Ballet 101

1st position of the arms

This is the gateway to all the other positions. You almost always go through 1st position to get to any other positions of the arms. This is a position in which both arms curve to form an oval in front of the body so that the little fingers are slightly above waist level or opposite the belly button. The fingers do not touch and the palms of the hands face into you, “Imagine you have a special message in the palm of your hand. Don’t let anyone see it!”

1st position of the feet

This basic position of the feet is formed with the legs turned equally outward from the hip joints and the body-weight equally distributed over the two feet. 1st position is a closed position so that the heels are touching and the toes are turned outwards and away from each other.

2nd position of the arms

This is a position in which the arms are held out to the side and are just in front of the body. They slightly slope curved and slope gently downwards from your shoulders to the tips of the fingers – Just enough to allow a small drop of water to trickle slowly down from the shoulder, down the arm and off the index finger. Keep the shoulders relaxed and support the elbows. The gentle curve of the arms make a C-shape with the centre of your palms facing each other.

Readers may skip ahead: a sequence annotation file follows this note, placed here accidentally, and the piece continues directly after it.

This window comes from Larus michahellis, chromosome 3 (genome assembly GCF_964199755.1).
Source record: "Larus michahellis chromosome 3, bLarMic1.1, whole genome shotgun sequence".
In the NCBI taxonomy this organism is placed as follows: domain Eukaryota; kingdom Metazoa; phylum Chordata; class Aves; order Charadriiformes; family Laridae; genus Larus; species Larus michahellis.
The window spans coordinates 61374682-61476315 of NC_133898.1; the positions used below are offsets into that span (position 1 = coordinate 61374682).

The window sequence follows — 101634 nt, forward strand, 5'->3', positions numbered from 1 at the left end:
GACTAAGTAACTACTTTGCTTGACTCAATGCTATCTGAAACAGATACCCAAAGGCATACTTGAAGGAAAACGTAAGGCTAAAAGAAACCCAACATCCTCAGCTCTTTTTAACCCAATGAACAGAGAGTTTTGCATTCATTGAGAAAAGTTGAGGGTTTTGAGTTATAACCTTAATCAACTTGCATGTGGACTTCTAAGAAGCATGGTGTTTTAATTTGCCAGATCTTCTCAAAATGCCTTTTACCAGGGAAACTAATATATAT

2nd position of the feet

This is an open position where the dancer stands with the feet approximately shoulder width apart: i.e., about 1 ½ times the length of the feet.

3rd position of the arms

This is a position in which one arm is in 1st, opposite the belly button and the other arm is out to the side in 2nd position, 1 + 2 = 3!

3rd position of the feet

This is a closed position where the dancer stands with the feet together with one foot in front of the other, so that the heel of the font foot is placed at the middle of the back foot. Both legs are turned out equally from the tops of the hips with the body weight placed even over the two feet.

4th position of the arms

This is a position in which one arm is in 5th position above the head, and the other arm is out to the side in 2nd position. There is also a crossed 4th position, where one arm is in 5th position above the head, and the other arm is curved in front of the body in 1st position.

4th position of the feet

This is an open position where the dancer stands with one foot placed in front of 1st position and the other foot behind. From the degage (point to the front) you draw the toes back towards the heel to lower the foot flat to the ground.

5th position of the arms

A position in which both arms curve overhead to form an oval shape that frames the face. They are held slightly in front of the body with the hands just within your peripheral vision.

Shoulders relax down and away from the ears with use of the latissimus dorsi muscles to hold the shoulder blades flat on the back.

The neck is long with a lift and elongation through the spine.

The palms of the hands should be rotated towards you and not your audience.

5th position of the feet

We do not use this position in class as it takes a little more technique, strength and an experienced use of turnout to perfect. For your reference, this is a closed position where the dancer stands with the feet together, with one foot in front of the other, so the heel of the front foot is placed in line with the big toe-joint of the back foot.